Flipping is defined as the entry of orders or trades for the purpose of causing turns of the market and the creation of volatility or instability.
A “flip” order typically has two main characteristics: it is an aggressor order and an opposite order is cancelled shortly before the entry of the order. An example would be if a trader flips from offering to bidding at the same price.
Market Regulation recognizes there are many variables that can cause a market participant to change perspective on the market. This rule, therefore, does not prohibit a market participant from changing his bias from short to long or vice versa.
Flipping activity may be disruptive to the marketplace. For example, repeated instances of a market participant entering flipping orders that are each large enough to turn the market (i.e., being of a sufficient quantity to sweep the entire quantity on the book at the particular price level and create a new best bid or best offer price with any remaining quantity from the aggressor flipping order) can be disruptive to the orderly conduct of trading or the fair execution of transactions.
Factors Considered when Determining Disruptive Flipping
In considering whether conduct violates Rule 575, market regulation would consider:
- The impact on other market participants
- Price fluctuations
- Market conditions in the impacted and related market(s)
- The participant’s activity in related markets
- Whether the flip involved the cancellation of a large order(s) relative to the existing bid/offer depth
- Whether repeated flipping turned the market back and forth (i.e., the first flip turns the market in favor of the offer/bid and the second flip turns the market in favor of the bid/offer)
Frequently Asked Questions
Does market regulation consider cancelling an order via CME Group’s Self-Match Prevention functionality or other self-match prevention technology indicative of an order being in violation of Rule 575?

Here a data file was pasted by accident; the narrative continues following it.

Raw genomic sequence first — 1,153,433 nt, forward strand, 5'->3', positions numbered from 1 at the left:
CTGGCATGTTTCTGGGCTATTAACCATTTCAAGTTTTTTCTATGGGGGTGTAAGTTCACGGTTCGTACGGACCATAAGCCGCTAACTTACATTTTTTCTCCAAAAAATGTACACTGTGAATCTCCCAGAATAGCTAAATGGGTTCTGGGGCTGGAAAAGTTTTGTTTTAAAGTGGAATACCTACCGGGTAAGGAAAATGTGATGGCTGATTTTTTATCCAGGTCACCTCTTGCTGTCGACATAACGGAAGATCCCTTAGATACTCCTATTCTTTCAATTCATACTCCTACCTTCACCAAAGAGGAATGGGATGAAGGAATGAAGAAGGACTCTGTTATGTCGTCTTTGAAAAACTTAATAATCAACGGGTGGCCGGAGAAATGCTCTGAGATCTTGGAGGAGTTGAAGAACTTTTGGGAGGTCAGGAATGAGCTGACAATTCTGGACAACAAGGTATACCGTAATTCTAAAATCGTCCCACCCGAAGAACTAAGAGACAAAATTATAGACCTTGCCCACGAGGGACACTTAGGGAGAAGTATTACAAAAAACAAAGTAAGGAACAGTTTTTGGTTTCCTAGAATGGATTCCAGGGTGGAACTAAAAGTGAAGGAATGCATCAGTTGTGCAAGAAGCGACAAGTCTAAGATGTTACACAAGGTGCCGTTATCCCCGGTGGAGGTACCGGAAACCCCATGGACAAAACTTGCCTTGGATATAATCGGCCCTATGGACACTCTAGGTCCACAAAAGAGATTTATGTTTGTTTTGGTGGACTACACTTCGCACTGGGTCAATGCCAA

The means by which an order is cancelled is not an indicator of whether an order violates Rule 575. The use of self-match prevention functionality in a manner that causes a disruption to the market may constitute a violation of Rule 575. Further, if the resting order that was cancelled was non-bona fide to begin with, it would be considered to have been entered in violation of Rule 575.
Am I allowed to enter order(s) at various price levels throughout the order book in order to gain queue position, but subsequently cancel those orders as the market changes?
It is understood that market participants may want to achieve queue position at certain price levels and given changing market conditions may wish to modify or cancel those orders. In the absence of other evidence that the orders were entered for disruptive or misleading purposes, or with reckless disregard for the adverse impact on the orderly conduct of trading or the fair execution of transactions, they would not constitute a violation of Rule 575.
This is part of a course on Disruptive Practices Prohibited. For official regulatory guidance on Rule 575, reference the applicable Market Regulation Advisory Notice.
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